Ontario bishops eager to consult on sex-ed curriculum

  • April 30, 2010
sex educationTORONTO - Ontario's Catholic bishops, teachers and trustees say they're eager to co-operate with the education ministry as it revamps the province's controversial sex education curriculum.

A joint statement issued April 28 by the Assembly of Catholic Bishops of Ontario, the Ontario Catholic School Trustees' Association and the Ontario English Catholic Teachers' Association, said the three groups look forward to participating in a review that was announced earlier in the week by Premier Dalton McGuinty. A new province-wide sex-ed curriculum that was to launch in September was sent back to the drawing board by McGuinty following howls of protest from several parent groups.

“The new curriculum is an important document, and we are confident any concerns about it can be addressed,” said the statement from Archbishop Thomas Collins, president of the Assembly of Bishops of Ontario, Paula Peroni, president of the Ontario Catholic School Trustees' Association and James Ryan, head of the Ontario English Catholic Teachers' Association.

The review is “an opportunity to bring clarity to an important and sensitive subject” and dispel the “confusion” and misunderstanding surrounding the debate on the new sex ed curriculum, the statement said.

“We want to be clear: Ontario’s Catholic schools teach the provincial curriculum, from a Catholic perspective and have done so successfully. For 170 years we have taught the provincial curriculum while adhering to Catholic principles.”

Ontario Catholic schools have taught a family life and sex education program for more than 30 years, the statement added.

Lou Piovesan, general secretary of the Assembly of Bishops of Ontario, told The Catholic Register that the assembly looks forward to clarifying the confusion about what's being taught at Catholic schools and providing input in talks between the government and its education partners.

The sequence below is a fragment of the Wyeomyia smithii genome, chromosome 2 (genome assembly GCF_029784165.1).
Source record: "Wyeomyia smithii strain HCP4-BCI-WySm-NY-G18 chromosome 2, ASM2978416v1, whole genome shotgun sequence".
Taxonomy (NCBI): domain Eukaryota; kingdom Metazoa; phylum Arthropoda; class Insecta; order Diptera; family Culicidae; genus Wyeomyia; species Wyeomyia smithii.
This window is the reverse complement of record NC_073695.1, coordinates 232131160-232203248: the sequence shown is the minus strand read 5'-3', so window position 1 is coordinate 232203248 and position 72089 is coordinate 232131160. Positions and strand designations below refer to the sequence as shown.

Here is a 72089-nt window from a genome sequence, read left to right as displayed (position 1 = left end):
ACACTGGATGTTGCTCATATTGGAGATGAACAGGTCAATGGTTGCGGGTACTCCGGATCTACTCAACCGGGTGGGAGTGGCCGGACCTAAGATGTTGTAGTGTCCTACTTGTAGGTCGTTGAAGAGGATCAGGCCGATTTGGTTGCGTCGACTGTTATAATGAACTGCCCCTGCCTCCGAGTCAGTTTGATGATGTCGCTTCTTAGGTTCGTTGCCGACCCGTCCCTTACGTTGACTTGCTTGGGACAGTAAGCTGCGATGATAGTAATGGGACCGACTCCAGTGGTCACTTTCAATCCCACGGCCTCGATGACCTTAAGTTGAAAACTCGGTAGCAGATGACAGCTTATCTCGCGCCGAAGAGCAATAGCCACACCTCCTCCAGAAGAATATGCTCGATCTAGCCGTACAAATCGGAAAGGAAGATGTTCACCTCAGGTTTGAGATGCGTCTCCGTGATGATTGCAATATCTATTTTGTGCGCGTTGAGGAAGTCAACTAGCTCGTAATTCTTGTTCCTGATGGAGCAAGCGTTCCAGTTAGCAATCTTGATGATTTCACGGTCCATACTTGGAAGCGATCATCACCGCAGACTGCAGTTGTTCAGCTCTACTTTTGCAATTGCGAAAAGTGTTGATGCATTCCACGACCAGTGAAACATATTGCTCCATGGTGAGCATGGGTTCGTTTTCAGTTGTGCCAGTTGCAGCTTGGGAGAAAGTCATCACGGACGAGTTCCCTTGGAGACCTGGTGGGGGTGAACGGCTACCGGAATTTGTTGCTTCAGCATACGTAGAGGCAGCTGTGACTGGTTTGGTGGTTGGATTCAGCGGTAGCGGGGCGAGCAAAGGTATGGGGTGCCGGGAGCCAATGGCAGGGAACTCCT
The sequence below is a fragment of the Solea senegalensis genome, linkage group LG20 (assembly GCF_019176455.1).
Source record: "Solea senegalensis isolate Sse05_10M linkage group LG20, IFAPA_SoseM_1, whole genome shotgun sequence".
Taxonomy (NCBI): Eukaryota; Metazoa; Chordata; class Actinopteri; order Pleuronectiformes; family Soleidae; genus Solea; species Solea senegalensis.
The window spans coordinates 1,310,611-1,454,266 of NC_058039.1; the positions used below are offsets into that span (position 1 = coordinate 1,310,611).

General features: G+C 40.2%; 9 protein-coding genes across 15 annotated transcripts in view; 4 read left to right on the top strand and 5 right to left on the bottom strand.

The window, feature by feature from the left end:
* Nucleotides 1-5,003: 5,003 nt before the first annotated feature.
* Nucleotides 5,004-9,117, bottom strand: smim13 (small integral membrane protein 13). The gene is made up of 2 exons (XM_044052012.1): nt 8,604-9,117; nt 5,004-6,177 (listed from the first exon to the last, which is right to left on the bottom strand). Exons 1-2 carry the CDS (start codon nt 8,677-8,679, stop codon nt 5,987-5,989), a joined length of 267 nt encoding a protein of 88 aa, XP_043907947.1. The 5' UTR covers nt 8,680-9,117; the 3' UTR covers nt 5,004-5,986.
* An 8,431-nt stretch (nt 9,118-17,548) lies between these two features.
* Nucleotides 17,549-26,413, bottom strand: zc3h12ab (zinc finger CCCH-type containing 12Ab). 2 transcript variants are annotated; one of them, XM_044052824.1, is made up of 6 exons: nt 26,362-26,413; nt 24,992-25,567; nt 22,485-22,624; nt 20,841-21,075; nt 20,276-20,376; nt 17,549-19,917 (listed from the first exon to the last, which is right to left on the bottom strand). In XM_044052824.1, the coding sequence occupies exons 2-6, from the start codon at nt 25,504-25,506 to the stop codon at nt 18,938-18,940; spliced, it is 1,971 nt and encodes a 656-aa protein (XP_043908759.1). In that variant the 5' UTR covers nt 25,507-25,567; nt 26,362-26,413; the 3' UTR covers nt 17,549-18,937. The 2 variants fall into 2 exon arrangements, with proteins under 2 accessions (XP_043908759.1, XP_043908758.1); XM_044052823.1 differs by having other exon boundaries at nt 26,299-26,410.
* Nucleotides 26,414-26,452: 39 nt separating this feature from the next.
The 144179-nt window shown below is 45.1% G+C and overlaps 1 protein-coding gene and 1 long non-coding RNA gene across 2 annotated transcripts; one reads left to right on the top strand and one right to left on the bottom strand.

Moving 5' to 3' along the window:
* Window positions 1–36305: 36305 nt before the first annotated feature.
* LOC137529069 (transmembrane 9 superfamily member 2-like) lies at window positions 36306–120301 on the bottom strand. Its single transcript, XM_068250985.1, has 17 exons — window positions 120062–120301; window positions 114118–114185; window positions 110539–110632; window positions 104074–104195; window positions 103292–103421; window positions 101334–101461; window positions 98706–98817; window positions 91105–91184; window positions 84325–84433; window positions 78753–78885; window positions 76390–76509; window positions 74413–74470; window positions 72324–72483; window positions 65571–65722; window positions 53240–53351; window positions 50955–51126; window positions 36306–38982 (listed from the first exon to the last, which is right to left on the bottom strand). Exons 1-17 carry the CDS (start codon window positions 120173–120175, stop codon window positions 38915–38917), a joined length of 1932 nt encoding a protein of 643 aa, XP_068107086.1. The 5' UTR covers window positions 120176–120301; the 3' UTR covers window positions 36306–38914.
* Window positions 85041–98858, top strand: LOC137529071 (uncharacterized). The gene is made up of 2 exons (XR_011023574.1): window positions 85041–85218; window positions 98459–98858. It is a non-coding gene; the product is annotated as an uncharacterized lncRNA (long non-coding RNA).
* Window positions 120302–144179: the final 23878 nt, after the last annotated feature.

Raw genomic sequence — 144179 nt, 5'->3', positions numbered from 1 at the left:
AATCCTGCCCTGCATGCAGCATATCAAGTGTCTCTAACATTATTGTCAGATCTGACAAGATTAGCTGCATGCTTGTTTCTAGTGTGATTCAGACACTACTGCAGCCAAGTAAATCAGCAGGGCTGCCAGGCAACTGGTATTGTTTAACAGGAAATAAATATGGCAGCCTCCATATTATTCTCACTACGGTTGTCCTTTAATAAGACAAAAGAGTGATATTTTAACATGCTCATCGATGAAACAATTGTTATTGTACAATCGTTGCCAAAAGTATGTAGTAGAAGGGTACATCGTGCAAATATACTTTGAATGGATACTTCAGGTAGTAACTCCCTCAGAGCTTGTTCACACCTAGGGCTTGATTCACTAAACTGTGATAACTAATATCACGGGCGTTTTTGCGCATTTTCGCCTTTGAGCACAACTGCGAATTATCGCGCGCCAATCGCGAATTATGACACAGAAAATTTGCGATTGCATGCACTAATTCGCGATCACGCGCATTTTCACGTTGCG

In public statements, McGuinty has insisted there will be a single curriculum for all schools, including Catholic schools. The position of Ontario's Catholic schools is that the teachings of the Church supersede government directives on matters concerning faith and morality.

Asked whether the original curriculum changes were intended to challenge Catholic schools' denominational rights,  Education Minister Leona Dombrowski told The Register she was “surprised” about this allegation because Catholic school boards have had the Fully Alive program in place for many years to provide sexual education from a Catholic perspective.

“I think it's important to remind people that there has been sexual education in Catholic schools,” Dombrowsky added.

Fully Alive is a family life education program for Grades 1 to 8 that teaches human life, sexuality, marriage and family from a Catholic perspective.

In anticipation of curriculum revisions for the next school year, the Institute for Catholic Education, which oversees curriculum issues for Catholic schools, had been working with the education ministry to modify the proposed changes to make them compatible with the Fully Alive program.

According to the minister, the government will be “listening carefully to what parents have to say about age-appropriate language” as it modifies the current, 12-year-old curriculum. She noted that 90 per cent of the new health and physical education curriculum is not related to sexual education and will likely go ahead.

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